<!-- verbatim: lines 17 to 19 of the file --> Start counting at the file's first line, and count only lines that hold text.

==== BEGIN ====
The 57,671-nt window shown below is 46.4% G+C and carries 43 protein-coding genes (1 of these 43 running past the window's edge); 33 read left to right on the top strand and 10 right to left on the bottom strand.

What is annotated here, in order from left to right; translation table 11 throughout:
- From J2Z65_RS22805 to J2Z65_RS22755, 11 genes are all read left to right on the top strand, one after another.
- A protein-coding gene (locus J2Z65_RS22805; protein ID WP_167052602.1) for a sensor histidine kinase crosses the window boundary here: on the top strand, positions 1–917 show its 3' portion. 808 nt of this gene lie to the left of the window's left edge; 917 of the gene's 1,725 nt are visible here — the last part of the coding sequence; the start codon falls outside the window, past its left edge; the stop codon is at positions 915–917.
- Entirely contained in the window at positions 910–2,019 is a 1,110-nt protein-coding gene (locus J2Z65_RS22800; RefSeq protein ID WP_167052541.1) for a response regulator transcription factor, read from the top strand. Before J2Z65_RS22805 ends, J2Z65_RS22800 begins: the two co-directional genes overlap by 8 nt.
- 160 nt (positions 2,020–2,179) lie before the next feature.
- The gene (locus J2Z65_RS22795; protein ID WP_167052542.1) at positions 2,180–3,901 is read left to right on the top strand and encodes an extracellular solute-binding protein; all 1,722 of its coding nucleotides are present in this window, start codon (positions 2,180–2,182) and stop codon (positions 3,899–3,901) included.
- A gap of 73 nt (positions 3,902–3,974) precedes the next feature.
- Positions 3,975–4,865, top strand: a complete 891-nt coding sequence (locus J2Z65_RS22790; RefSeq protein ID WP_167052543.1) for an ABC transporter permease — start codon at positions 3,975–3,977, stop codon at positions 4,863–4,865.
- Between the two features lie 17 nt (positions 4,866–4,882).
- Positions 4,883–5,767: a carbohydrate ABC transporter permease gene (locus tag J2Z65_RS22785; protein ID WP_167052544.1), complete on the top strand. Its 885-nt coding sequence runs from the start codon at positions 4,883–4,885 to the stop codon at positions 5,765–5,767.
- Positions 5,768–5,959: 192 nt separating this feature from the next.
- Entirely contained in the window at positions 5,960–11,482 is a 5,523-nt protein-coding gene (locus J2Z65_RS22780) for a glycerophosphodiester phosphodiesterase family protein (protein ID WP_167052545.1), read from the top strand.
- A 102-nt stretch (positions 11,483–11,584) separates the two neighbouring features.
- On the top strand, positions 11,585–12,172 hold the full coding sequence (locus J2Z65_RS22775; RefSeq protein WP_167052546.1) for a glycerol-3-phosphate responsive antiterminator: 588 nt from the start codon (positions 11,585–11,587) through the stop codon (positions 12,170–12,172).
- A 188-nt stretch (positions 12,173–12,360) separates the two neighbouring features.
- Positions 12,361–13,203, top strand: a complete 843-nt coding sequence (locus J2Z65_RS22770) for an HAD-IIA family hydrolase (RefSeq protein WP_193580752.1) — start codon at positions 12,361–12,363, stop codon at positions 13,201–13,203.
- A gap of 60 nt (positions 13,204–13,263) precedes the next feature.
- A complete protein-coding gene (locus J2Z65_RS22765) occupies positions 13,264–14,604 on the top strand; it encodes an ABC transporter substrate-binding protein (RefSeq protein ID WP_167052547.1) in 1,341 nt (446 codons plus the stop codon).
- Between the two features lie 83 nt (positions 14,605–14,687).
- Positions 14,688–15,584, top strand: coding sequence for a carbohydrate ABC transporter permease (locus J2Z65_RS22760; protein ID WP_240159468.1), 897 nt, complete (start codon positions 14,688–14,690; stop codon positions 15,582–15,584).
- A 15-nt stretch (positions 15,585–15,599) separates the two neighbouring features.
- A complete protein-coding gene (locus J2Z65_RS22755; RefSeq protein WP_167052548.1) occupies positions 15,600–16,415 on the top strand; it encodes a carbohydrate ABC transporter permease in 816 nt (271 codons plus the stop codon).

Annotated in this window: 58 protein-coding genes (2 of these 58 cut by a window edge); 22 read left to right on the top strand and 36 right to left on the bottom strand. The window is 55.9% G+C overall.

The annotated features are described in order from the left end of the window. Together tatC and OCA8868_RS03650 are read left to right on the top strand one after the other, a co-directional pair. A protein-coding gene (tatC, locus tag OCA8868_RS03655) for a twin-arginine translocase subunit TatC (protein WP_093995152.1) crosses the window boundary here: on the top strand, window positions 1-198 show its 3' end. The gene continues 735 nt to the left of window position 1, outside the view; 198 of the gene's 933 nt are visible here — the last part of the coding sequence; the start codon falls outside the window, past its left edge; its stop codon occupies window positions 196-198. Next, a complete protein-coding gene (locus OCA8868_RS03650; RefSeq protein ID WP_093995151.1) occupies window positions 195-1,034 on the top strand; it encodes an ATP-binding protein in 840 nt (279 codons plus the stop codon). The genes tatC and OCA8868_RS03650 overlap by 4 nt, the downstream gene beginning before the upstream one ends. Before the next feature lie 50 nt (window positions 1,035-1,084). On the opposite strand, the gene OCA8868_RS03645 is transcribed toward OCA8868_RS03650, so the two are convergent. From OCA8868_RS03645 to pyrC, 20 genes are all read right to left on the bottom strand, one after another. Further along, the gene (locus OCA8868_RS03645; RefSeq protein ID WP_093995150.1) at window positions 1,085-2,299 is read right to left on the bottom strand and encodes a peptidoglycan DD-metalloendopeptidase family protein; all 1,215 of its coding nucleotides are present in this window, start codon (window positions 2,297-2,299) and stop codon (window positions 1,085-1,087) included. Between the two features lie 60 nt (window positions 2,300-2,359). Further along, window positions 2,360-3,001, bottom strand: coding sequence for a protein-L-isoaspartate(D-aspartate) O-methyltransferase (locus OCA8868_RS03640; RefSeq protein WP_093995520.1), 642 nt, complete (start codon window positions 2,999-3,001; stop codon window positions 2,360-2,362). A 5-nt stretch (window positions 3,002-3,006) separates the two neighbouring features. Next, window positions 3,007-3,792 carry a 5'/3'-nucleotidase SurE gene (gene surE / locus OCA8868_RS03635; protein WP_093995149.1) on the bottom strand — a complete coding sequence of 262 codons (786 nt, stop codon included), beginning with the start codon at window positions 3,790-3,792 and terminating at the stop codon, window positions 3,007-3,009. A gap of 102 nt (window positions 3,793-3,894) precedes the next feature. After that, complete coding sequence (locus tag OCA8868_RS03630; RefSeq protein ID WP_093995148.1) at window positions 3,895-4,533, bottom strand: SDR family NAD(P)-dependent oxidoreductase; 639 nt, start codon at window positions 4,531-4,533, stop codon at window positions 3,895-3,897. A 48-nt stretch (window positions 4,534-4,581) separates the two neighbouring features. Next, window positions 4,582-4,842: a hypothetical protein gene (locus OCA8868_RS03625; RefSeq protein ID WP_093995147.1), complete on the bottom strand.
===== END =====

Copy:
- Positions 12,361–13,203, top strand: a complete 843-nt coding sequence (locus J2Z65_RS22770) for an HAD-IIA family hydrolase (RefSeq protein WP_193580752.1) — start codon at positions 12,361–12,363, stop codon at positions 13,201–13,203.
- A gap of 60 nt (positions 13,204–13,263) precedes the next feature.
- A complete protein-coding gene (locus J2Z65_RS22765) occupies positions 13,264–14,604 on the top strand; it encodes an ABC transporter substrate-binding protein (RefSeq protein ID WP_167052547.1) in 1,341 nt (446 codons plus the stop codon).